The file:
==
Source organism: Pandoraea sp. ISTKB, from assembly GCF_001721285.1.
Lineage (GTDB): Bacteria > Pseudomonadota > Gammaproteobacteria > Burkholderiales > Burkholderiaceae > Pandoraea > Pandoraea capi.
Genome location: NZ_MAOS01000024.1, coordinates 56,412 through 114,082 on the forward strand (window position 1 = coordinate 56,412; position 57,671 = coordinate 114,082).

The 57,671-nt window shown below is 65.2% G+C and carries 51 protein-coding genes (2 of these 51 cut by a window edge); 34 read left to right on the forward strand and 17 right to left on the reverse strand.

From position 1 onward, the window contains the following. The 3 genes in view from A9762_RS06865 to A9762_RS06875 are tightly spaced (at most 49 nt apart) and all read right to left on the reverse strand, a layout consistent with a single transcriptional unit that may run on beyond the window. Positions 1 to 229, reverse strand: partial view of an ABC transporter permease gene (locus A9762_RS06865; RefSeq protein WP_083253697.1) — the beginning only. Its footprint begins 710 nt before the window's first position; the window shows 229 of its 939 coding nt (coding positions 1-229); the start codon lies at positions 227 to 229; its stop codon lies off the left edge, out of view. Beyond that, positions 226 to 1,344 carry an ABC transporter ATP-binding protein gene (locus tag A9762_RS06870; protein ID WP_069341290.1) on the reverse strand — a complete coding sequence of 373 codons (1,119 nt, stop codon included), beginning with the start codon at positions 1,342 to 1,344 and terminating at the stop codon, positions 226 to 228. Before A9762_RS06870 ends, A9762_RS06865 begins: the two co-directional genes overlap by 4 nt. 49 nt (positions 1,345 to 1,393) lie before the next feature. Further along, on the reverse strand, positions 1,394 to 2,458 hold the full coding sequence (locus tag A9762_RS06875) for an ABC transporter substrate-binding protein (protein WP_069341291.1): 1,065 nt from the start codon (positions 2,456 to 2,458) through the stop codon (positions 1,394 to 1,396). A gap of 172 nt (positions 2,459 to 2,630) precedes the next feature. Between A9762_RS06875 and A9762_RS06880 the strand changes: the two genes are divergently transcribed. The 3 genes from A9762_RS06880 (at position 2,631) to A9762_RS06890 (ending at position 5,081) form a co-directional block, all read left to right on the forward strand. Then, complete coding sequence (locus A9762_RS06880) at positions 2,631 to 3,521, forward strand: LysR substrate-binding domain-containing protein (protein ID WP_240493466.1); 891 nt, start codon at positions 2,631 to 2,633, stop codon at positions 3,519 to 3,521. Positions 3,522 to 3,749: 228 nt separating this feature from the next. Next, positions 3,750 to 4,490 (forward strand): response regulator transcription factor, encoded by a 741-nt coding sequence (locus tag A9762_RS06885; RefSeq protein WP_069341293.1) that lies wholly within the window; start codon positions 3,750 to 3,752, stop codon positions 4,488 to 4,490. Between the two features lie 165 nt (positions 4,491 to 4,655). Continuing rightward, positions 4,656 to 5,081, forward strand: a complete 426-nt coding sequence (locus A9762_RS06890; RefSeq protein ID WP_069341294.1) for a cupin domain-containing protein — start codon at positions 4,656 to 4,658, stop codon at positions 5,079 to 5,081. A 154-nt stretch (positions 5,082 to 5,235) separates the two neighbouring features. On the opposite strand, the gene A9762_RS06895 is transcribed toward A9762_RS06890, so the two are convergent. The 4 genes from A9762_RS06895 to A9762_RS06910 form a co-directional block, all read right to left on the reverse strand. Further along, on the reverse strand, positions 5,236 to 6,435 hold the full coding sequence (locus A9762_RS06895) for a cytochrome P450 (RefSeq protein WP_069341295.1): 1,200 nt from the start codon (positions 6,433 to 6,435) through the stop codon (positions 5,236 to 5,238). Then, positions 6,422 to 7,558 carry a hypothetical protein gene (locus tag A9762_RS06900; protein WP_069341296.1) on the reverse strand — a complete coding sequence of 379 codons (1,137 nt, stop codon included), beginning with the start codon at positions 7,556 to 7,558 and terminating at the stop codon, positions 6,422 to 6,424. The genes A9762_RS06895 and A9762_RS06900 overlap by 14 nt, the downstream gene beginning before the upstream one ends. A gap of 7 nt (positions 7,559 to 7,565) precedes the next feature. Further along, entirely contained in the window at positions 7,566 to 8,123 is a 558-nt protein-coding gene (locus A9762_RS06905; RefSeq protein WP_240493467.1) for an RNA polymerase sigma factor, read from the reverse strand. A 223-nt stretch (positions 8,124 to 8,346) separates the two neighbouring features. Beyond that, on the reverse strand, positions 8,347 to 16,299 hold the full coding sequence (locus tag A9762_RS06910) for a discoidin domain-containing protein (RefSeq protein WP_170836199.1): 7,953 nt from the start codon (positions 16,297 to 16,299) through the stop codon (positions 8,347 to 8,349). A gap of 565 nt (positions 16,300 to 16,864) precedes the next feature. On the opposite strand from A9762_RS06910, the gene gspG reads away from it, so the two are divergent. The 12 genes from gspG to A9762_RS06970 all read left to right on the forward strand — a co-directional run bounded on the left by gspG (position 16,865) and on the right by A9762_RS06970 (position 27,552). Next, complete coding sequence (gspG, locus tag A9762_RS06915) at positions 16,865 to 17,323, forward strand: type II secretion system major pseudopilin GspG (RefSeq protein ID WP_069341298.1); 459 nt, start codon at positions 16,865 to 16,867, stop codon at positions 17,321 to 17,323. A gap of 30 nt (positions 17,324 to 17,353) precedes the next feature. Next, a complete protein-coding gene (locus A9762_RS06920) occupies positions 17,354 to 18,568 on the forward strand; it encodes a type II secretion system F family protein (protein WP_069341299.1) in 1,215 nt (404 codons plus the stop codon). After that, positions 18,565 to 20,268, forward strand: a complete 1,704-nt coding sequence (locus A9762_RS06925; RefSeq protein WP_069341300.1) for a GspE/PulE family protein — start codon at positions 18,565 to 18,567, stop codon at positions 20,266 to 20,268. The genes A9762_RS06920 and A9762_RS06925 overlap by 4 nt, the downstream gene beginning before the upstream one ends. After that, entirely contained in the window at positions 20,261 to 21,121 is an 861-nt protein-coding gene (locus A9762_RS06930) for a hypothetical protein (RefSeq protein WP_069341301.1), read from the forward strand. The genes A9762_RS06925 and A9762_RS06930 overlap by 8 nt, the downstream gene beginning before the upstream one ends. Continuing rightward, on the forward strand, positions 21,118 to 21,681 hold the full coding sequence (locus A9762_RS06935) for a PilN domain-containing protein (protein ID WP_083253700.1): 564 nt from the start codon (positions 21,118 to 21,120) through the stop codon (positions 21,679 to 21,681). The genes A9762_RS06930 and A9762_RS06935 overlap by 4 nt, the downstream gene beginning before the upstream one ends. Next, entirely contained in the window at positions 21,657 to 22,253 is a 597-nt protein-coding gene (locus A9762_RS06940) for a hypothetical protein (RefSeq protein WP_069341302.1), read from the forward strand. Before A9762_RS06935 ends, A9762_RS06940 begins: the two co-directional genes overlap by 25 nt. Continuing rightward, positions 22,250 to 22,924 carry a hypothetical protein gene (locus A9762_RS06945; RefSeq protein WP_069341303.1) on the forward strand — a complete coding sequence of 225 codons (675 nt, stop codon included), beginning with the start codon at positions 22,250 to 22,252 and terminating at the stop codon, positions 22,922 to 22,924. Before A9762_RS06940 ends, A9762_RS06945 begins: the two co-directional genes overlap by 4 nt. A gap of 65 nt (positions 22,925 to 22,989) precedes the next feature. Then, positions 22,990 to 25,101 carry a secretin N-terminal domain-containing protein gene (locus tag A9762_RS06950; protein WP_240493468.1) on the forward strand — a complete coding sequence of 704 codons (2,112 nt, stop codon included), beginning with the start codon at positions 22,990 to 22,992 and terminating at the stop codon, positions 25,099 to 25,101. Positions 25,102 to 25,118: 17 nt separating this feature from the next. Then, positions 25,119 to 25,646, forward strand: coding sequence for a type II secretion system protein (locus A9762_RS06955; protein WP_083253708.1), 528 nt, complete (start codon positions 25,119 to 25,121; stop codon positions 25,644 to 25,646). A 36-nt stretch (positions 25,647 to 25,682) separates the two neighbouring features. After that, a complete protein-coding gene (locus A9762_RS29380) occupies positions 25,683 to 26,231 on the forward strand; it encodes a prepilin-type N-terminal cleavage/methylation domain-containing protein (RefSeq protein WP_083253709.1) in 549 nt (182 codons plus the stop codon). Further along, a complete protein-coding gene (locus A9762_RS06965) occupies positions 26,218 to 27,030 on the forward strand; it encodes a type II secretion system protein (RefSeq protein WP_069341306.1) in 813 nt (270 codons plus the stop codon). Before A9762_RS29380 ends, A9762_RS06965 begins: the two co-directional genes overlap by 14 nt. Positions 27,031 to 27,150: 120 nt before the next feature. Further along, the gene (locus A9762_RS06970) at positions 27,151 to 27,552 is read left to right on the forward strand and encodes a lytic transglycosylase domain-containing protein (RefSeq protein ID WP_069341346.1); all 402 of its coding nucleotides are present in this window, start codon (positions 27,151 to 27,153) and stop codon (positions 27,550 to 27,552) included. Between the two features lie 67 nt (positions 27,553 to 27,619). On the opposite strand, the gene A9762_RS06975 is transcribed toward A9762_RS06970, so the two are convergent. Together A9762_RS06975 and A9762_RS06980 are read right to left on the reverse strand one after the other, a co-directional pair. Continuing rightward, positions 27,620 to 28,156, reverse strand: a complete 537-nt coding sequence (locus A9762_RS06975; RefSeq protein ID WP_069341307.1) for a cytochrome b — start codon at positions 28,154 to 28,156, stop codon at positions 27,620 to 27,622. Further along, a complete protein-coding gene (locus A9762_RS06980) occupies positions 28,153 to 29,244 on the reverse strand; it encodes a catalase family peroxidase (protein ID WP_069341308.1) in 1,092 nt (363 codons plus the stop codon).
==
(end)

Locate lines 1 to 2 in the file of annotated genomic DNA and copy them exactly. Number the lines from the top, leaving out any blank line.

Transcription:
Source organism: Pandoraea sp. ISTKB, from assembly GCF_001721285.1.
Lineage (GTDB): Bacteria > Pseudomonadota > Gammaproteobacteria > Burkholderiales > Burkholderiaceae > Pandoraea > Pandoraea capi.